Tag Archives: Abia

“Part of You. From the Start.” From Friday June 15th.

I hope that it doesn’t sound naive to say that the moment I landed in Africa, I started planning how I would move there. I have complete intentions of spending at least two (but maybe more) of my remaining years in Africa. I think I started planning this initially because of the life, the smells and the fire that I experienced in my first hour their on night bus ride from Entebbe to Kampala. In TriDelta (I am now an alumni member but was once a founding mother of the Epsilon Mu chapter at Creighton) we talk about why we joined and more importantly, why we stayed. I think that the same conversation should apply to Africa. Yes, it is important to talk about why we went there. But I think it is more important to talk about why we will go back and my reasoning certainly goes deeper than what I saw out of a bus window at 11pm.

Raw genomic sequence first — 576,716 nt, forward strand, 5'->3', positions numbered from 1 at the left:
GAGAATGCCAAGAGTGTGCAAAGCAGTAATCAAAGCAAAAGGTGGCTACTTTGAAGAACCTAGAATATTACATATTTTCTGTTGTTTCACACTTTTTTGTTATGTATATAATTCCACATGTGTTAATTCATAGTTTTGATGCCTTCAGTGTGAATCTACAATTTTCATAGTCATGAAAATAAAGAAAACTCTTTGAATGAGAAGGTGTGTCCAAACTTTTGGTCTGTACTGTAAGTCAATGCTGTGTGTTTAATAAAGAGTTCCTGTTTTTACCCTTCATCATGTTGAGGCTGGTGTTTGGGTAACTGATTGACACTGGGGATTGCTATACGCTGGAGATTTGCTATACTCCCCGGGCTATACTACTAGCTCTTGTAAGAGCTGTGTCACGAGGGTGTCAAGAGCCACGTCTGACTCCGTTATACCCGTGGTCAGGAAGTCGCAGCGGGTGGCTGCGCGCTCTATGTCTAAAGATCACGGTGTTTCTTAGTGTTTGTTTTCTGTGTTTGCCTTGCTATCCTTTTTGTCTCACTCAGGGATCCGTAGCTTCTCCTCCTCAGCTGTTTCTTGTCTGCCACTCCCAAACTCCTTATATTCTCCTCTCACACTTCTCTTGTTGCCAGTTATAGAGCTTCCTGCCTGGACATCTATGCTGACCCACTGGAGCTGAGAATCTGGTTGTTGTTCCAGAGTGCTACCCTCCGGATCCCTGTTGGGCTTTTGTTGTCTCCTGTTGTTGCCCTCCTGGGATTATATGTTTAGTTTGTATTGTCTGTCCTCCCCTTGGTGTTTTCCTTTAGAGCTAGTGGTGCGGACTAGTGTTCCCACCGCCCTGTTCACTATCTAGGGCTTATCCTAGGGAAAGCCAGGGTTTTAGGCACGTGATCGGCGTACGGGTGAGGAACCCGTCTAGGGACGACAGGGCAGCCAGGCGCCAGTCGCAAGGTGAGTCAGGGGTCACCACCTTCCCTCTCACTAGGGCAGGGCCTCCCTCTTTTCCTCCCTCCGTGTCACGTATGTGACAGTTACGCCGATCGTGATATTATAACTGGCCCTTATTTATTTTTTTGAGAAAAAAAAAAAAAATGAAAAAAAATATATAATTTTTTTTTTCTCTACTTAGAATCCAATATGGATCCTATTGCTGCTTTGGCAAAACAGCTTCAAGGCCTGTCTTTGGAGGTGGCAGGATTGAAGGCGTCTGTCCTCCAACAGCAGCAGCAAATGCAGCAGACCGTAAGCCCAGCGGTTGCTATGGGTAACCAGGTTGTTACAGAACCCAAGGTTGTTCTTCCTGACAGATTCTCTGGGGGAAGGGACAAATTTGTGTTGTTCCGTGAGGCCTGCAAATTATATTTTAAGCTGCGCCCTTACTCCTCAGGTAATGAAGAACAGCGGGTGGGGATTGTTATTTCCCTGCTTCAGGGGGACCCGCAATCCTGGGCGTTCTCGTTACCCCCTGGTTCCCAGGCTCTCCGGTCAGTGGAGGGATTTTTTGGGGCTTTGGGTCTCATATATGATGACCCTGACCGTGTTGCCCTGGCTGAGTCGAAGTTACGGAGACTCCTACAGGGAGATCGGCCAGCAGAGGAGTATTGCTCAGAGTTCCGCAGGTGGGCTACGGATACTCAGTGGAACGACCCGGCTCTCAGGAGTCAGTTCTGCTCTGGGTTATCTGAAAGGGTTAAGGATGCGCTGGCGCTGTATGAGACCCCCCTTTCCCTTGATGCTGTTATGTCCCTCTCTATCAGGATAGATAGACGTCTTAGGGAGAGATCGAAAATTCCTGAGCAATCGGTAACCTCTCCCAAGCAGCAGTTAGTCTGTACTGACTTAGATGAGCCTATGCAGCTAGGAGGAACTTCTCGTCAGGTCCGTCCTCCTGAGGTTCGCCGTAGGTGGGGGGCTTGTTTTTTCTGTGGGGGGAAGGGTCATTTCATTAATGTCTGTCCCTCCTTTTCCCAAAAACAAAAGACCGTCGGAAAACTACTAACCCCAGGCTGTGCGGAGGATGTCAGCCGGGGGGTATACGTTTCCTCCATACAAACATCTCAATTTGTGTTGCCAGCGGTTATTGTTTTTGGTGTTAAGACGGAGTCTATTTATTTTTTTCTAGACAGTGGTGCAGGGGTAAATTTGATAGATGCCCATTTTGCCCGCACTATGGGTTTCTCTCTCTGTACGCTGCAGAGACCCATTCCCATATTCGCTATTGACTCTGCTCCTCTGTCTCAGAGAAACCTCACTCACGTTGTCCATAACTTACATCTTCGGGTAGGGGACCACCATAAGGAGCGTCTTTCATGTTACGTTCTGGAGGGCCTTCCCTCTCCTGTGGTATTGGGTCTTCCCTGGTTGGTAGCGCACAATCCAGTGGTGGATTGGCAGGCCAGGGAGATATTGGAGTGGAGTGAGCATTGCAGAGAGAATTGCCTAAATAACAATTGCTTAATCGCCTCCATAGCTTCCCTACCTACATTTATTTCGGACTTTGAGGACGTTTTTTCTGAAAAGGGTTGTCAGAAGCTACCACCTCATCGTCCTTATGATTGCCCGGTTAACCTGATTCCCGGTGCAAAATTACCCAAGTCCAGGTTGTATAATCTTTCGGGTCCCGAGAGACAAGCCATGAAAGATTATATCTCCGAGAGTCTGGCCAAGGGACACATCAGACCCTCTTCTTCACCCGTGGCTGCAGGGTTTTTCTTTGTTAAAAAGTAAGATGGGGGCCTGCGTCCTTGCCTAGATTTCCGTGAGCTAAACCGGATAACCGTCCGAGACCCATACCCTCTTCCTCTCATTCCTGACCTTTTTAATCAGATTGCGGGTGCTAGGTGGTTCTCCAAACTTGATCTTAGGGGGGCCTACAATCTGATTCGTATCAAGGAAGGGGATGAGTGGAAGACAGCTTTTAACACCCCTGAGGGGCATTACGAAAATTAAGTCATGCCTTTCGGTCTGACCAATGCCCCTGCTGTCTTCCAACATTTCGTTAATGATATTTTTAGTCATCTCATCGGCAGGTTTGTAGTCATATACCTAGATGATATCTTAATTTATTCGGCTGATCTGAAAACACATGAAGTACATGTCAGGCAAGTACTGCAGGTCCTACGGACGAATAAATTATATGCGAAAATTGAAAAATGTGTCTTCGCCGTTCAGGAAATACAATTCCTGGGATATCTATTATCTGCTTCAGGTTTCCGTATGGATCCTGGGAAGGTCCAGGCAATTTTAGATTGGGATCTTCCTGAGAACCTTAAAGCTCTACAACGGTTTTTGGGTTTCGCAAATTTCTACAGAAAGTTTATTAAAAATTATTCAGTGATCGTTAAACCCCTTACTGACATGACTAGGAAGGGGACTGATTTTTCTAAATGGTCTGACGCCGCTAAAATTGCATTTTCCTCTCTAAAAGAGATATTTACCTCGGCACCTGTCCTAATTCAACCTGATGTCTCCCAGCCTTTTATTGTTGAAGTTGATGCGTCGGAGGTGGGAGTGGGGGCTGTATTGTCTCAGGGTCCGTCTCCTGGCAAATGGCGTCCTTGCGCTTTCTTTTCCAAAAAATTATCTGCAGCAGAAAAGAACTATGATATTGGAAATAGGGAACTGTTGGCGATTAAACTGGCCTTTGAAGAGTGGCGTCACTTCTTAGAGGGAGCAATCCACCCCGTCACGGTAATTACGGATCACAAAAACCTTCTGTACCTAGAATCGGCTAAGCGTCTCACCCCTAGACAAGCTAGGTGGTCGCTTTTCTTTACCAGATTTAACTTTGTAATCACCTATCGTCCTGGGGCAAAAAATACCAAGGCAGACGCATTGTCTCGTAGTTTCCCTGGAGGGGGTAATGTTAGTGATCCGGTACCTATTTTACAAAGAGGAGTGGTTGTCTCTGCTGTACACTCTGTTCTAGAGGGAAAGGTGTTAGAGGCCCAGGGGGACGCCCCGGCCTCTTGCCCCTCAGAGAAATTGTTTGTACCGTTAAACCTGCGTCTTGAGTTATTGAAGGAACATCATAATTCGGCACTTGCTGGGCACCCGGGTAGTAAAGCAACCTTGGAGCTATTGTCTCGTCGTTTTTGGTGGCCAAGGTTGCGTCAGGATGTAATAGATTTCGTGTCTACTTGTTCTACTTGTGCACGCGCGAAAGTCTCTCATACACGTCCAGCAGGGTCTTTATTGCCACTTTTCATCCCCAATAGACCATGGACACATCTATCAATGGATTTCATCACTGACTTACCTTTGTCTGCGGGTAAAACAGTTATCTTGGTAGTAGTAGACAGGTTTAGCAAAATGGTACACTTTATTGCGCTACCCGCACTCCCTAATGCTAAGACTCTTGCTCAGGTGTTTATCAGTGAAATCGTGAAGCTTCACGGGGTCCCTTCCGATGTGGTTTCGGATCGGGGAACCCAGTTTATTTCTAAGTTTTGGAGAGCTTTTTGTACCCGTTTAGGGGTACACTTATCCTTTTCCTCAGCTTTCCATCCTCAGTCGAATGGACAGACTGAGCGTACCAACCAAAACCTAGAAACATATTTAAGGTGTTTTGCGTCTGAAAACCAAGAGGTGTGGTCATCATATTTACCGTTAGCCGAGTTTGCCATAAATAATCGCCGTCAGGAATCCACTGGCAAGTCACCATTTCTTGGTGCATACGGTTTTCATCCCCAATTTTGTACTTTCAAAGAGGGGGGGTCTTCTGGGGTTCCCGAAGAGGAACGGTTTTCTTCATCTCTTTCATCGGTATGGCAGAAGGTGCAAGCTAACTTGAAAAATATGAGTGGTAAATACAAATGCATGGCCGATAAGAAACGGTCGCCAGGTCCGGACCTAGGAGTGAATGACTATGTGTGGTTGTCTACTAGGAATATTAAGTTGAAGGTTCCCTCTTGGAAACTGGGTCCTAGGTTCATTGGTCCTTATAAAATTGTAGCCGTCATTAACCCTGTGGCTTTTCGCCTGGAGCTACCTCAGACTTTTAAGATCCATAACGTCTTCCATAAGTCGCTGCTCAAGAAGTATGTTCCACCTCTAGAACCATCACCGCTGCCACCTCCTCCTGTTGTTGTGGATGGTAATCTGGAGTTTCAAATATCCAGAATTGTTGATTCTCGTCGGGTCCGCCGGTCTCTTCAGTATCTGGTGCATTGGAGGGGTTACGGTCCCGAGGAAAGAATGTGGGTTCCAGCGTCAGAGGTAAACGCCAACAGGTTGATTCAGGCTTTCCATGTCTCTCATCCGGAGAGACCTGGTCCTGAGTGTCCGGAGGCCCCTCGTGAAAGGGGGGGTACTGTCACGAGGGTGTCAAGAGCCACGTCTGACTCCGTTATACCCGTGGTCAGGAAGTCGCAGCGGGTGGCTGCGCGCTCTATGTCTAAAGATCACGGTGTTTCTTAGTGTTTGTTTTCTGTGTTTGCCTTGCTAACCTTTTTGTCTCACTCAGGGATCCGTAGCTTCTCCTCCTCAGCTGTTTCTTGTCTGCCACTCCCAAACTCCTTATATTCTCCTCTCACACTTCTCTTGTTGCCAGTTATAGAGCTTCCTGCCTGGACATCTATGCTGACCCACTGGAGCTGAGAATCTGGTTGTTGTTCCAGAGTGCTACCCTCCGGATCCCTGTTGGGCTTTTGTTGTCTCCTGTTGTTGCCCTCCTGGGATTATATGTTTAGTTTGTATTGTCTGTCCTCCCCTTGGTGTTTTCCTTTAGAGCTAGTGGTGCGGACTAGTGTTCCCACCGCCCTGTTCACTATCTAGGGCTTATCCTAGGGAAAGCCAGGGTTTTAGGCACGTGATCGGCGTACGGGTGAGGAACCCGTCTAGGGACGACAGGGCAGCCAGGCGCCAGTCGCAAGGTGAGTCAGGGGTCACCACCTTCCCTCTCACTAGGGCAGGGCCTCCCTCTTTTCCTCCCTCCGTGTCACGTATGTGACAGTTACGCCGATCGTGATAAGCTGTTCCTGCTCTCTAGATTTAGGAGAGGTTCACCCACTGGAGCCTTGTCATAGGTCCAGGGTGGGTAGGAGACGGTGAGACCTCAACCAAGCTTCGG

On our second day in Abia I was really torn up about everything that had happened with Teresa and her mom. After being surrounded by death on a second degree or even third degree level for the week beforehand (knowing that 1/3 of the kids at Ave Maria had HIV, seeing emaciated stomachs and bare feet and looking at the children who wore down coats in 90 degree weather because they had malaria) it was utterly and completely jarring to actually hear it on the telephone and hold it in my lap. For some reason I felt the need to stay strong and completely repressed everything until later that night. But there was a moment in Abia, when a little boy in a green shirt held my hand that I caved a bit and let some emotions through. Patrick and I had volunteered to do some b-roll while everyone else was interviewing. We were attempting to get images of the huts that the people of Abia lived in when this little boy (about seven I would say) came up and shook my hand, but didn’t let go. With his other hand, he grabbed Patrick’s and still didn’t let go. So the three of us stood holding hands for a couple of minutes. I can’t imagine that this boy knew the emotions I was feeling, but the toothy smirk he gave me made me feel like he knew mine and I knew his. When I remembered that I needed my hand to film I took my arm and put it around his shoulder. He lifted his arm around me. A few tears escaped my stronghold and after a large breath I managed to exhale out “apwoyo,” which means “thank you.”